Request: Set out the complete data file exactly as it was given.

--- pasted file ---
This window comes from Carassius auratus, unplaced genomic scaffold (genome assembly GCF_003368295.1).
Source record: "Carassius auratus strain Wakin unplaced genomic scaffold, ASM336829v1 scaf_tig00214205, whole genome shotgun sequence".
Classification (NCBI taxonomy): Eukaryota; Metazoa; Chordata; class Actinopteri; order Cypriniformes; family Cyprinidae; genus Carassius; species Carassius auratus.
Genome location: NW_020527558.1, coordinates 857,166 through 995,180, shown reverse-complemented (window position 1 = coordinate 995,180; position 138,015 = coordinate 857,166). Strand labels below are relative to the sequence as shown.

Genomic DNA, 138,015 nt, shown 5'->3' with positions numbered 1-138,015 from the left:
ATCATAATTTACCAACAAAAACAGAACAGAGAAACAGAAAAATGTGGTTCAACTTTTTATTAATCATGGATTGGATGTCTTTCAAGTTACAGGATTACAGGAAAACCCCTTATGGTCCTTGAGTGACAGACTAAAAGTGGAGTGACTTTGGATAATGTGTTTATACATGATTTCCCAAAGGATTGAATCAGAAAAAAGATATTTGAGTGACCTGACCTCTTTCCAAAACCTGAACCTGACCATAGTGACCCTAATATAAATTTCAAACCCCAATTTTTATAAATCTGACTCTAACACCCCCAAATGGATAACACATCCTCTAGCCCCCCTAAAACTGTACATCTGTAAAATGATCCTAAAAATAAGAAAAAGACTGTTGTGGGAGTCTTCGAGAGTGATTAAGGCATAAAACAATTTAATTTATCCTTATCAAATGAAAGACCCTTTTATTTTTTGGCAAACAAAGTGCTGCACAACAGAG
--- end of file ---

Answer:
This window comes from Carassius auratus, unplaced genomic scaffold (genome assembly GCF_003368295.1).
Source record: "Carassius auratus strain Wakin unplaced genomic scaffold, ASM336829v1 scaf_tig00214205, whole genome shotgun sequence".
Classification (NCBI taxonomy): Eukaryota; Metazoa; Chordata; class Actinopteri; order Cypriniformes; family Cyprinidae; genus Carassius; species Carassius auratus.
Genome location: NW_020527558.1, coordinates 857,166 through 995,180, shown reverse-complemented (window position 1 = coordinate 995,180; position 138,015 = coordinate 857,166). Strand labels below are relative to the sequence as shown.

Genomic DNA, 138,015 nt, shown 5'->3' with positions numbered 1-138,015 from the left:
ATCATAATTTACCAACAAAAACAGAACAGAGAAACAGAAAAATGTGGTTCAACTTTTTATTAATCATGGATTGGATGTCTTTCAAGTTACAGGATTACAGGAAAACCCCTTATGGTCCTTGAGTGACAGACTAAAAGTGGAGTGACTTTGGATAATGTGTTTATACATGATTTCCCAAAGGATTGAATCAGAAAAAAGATATTTGAGTGACCTGACCTCTTTCCAAAACCTGAACCTGACCATAGTGACCCTAATATAAATTTCAAACCCCAATTTTTATAAATCTGACTCTAACACCCCCAAATGGATAACACATCCTCTAGCCCCCCTAAAACTGTACATCTGTAAAATGATCCTAAAAATAAGAAAAAGACTGTTGTGGGAGTCTTCGAGAGTGATTAAGGCATAAAACAATTTAATTTATCCTTATCAAATGAAAGACCCTTTTATTTTTTGGCAAACAAAGTGCTGCACAACAGAG